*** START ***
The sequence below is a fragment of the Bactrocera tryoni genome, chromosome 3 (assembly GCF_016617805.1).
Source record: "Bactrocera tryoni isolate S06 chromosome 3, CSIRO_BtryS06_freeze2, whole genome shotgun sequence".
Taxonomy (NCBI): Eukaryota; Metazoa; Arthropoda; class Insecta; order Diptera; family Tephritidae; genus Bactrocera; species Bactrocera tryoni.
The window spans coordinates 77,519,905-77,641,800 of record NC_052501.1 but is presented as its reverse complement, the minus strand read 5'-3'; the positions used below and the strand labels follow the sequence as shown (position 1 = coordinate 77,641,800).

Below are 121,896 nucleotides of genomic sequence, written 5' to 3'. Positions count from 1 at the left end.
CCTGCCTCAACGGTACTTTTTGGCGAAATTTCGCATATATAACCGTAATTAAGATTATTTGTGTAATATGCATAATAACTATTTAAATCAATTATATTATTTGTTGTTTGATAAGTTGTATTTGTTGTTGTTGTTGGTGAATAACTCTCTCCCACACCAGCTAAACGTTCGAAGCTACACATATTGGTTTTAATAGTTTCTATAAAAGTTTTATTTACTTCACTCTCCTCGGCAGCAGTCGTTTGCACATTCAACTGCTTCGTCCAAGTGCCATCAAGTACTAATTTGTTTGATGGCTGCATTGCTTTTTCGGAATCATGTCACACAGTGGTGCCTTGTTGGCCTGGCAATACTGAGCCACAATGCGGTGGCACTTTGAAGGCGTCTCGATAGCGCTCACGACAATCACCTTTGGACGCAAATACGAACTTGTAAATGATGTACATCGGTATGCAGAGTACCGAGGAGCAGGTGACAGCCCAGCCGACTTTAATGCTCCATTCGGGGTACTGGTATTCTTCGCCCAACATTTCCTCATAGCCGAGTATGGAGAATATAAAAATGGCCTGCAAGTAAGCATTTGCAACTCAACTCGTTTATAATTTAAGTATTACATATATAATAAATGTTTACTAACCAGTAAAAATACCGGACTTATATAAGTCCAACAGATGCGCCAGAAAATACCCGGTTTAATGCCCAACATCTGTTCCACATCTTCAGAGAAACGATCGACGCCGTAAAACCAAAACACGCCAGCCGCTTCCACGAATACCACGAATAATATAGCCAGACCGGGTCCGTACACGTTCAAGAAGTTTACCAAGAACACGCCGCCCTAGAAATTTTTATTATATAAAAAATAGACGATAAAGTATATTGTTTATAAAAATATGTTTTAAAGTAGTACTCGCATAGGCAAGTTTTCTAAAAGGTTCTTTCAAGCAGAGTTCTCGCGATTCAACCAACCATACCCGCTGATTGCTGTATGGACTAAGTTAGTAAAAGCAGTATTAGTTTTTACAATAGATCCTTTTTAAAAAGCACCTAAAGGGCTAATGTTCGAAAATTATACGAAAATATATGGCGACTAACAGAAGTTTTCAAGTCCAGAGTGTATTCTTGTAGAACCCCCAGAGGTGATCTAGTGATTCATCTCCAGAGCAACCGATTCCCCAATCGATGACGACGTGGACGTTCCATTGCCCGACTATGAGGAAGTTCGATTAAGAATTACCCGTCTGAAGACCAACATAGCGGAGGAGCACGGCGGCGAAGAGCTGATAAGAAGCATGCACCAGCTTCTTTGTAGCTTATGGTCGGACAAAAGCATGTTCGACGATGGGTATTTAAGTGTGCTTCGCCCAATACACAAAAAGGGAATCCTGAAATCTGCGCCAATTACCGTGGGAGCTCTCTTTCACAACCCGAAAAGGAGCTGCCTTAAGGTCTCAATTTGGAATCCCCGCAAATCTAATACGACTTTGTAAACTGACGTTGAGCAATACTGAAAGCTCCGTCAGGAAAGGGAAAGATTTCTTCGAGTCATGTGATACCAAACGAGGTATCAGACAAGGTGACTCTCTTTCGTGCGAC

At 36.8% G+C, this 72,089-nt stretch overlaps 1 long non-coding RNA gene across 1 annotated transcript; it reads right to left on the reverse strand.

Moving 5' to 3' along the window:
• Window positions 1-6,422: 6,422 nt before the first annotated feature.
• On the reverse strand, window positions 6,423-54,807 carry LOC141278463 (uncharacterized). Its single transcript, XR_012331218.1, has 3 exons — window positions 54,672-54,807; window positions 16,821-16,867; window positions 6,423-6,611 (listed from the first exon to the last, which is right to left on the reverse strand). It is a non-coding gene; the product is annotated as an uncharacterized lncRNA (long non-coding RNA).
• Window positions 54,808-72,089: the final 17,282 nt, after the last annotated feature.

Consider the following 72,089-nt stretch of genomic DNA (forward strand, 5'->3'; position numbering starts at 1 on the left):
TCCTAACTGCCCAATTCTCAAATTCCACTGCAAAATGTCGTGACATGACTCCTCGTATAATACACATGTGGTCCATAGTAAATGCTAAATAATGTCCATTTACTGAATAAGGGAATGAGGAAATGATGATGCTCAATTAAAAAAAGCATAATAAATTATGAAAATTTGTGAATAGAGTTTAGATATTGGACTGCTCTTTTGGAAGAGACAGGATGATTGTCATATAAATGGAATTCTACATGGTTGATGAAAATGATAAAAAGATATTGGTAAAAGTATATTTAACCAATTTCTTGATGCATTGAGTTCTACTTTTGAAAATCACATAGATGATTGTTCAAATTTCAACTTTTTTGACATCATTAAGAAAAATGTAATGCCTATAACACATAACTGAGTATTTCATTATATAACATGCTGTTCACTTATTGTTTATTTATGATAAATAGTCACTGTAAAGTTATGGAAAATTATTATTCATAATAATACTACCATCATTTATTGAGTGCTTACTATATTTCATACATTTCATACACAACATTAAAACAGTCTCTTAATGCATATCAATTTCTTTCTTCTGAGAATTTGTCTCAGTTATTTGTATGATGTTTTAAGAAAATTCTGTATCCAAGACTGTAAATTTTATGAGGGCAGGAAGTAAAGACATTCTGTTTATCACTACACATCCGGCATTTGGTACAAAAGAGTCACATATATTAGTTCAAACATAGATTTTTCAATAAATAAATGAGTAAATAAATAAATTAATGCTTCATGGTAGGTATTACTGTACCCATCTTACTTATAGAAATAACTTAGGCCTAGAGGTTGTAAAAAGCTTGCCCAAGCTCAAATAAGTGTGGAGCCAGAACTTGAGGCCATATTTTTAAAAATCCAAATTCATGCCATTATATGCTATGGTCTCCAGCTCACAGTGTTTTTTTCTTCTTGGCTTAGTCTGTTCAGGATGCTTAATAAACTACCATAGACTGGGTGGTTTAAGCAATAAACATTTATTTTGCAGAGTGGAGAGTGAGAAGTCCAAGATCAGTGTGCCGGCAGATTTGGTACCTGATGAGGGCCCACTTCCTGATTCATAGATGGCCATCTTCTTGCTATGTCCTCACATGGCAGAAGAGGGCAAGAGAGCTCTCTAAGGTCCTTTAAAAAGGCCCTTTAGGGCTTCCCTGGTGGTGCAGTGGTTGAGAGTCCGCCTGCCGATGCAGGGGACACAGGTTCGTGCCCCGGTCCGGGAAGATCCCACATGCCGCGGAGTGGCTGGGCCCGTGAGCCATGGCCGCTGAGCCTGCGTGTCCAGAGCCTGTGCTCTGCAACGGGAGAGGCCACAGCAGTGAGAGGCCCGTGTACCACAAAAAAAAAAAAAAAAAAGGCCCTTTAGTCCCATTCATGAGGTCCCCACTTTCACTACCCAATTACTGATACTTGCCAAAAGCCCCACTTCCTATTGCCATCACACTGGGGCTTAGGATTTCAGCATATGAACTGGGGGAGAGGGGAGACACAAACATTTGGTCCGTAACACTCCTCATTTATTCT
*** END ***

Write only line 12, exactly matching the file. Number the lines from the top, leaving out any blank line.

Consider the following 72,089-nt stretch of genomic DNA (forward strand, 5'->3'; position numbering starts at 1 on the left):